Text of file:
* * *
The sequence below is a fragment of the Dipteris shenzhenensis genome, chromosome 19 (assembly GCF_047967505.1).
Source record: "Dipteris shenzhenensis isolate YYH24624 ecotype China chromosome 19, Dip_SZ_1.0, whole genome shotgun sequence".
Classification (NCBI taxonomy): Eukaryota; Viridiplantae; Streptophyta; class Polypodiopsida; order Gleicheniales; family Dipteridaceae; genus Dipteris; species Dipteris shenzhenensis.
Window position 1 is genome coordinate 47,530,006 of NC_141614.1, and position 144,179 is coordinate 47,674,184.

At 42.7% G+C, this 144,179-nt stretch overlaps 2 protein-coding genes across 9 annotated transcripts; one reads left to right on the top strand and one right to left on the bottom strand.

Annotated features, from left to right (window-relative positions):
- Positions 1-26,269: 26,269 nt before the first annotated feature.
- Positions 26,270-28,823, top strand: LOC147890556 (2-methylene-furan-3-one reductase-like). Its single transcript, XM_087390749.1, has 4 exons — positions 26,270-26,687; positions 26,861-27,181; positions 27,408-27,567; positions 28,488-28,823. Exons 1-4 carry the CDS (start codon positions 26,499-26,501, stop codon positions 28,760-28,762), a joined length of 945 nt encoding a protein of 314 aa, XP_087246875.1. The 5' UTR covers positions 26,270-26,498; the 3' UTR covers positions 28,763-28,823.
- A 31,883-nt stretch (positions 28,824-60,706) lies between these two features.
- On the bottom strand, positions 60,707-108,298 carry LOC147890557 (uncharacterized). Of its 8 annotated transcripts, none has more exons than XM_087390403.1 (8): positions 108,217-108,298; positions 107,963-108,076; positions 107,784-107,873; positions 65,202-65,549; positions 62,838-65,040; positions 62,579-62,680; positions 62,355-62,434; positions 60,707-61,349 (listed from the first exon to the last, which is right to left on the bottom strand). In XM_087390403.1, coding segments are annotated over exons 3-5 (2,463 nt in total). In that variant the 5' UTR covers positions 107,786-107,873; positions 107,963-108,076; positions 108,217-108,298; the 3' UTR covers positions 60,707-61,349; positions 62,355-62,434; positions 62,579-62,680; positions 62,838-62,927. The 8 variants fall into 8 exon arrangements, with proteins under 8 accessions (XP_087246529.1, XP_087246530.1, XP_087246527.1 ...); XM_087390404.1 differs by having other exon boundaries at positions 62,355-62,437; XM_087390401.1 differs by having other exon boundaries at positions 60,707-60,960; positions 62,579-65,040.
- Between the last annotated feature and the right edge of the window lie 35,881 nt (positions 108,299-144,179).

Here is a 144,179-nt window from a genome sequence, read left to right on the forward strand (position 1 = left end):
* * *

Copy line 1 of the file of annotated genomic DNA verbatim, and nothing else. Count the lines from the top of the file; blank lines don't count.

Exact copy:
The sequence below is a fragment of the Dipteris shenzhenensis genome, chromosome 19 (assembly GCF_047967505.1).